The cognitive aspect of RPT helps clients identify and change cognitive distortions that increase their vulnerability.  Denial is one of the most common cognitive distortions that addiction clients struggle with.  For example, they often deny their vulnerability to relapse – “I worked very hard in treatment and there’s no way on earth I’ll ever drink (or use) again!”  Once they succumb to temptation, the denial makes it very difficult – if not impossible – to take ownership of their actions.  In addition, they also tend to minimize and rationalize their use once they do relapse.

Cognitive therapy techniques also help clients reframe how they look at the process of change.  It’s common to perceive a relapse as a failure. RPT helps clients reframe this perspective by looking at each slip as a learning experience.  As with all learning in life, mistakes and setbacks are bound to occur before developing a sense of mastery over anything.   The same is true in relapse prevention.  Reframing things in a positive way helps thwart negative thoughts and feelings that increase the risk for relapse. For example, when a relapse does occur, it is reframed as a learning opportunity rather than a failure or an indication of a deep personal flaw.

Behavioral Techniques

Lifestyle changes that support and enhance recovery (and help prevent relapse) are part of the behavioral aspect of RPT.  Lifestyle changes include things like establishing a regular sleep schedule, exercising regularly to boost mood, reduce anxiety, and increase self-confidence, or practicing yoga or meditation regularly in order to calm the body and mind while promoting overall wellbeing and a sense of being grounded.

As you can see, cognitive skills training includes implementing cognitive and behavioral techniques (even though they’re discussed separately).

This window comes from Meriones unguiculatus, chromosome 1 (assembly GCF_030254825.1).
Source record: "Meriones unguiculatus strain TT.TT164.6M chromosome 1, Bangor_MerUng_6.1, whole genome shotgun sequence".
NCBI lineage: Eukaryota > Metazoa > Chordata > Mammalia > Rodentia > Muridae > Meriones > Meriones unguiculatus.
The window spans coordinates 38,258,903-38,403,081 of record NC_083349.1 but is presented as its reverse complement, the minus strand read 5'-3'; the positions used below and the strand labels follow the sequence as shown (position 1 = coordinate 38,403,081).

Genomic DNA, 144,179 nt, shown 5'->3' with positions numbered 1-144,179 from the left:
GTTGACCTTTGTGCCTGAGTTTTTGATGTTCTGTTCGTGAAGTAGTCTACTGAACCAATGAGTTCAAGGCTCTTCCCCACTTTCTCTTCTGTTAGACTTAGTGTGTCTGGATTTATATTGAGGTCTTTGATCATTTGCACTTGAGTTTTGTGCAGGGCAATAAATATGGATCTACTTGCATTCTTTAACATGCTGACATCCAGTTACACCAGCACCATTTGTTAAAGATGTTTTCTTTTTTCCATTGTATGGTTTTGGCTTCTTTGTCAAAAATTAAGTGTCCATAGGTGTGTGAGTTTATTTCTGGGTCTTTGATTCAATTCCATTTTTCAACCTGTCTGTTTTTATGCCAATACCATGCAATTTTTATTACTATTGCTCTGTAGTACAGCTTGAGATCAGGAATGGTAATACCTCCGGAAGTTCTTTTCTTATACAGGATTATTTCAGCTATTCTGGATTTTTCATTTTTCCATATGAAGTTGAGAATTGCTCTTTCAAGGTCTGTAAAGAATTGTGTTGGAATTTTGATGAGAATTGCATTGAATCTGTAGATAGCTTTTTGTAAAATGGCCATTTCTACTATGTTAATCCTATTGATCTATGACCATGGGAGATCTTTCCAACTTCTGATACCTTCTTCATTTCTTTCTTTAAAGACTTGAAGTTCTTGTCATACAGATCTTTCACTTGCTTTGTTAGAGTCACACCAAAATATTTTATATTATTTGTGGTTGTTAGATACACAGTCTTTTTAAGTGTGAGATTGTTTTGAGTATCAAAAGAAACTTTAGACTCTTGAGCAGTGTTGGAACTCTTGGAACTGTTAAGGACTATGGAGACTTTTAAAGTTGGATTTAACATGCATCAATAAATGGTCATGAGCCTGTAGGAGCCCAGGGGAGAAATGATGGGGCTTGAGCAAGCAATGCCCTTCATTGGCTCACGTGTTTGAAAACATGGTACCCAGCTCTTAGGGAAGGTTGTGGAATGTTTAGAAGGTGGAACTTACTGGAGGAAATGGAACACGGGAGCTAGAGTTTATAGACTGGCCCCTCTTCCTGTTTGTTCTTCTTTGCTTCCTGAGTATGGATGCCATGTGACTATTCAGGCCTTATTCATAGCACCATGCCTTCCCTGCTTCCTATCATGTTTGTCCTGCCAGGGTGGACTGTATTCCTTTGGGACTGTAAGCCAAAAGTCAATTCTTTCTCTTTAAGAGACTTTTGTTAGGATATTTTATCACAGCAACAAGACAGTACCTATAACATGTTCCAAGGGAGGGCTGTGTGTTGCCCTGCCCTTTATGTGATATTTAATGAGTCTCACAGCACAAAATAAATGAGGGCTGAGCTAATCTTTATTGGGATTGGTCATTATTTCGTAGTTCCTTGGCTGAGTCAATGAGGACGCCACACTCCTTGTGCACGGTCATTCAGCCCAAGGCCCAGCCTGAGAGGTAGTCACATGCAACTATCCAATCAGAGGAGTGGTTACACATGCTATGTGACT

RPT and Other Treatment Programs

Relapse prevention therapy can be used in conjunction with other treatment interventions and programs, including:

  • Family therapy
  • Other types of psychotherapy, such as cue exposure therapy
  • Motivational interviewing
  • 12-step programs such as AA and NA
  • Employee assistance programs
  • Community reinforcement programs
  • Court diversion programs

Benefits of RPT

There are many benefits to addiction clients who participate in a relapse prevention therapy program.  Following are just some of the potential benefits:

  • Improved self-awareness
  • Decrease in cognitive distortions and negative thought patterns
  • Increased ability to identify the early warning signs that make them vulnerable to relapse
  • Improved coping skills that enable clients to effectively deal with negative emotional states and other potentially high-risk situations
  • Greater understanding of the relapse process
  • Ability to identify and challenge cognitive distortions
  • Ability to reframe negative, self-defeating thoughts and perceptions into ones that are positive, supportive, and empowering
  • Greater self-control
  • Increased ability to manage urges and cravings
  • Improved ability to make ongoing lifestyle adjustments that enhance wellbeing and support sobriety

Who Can Benefit from RPT?

First and foremost, anyone who is considering or being referred to RPT need to complete the detoxification process prior to starting therapy.  This is not usually an issue when RPT is used as an aftercare treatment program, but can be when it’s being used as a stand-alone treatment for drug and alcohol addiction.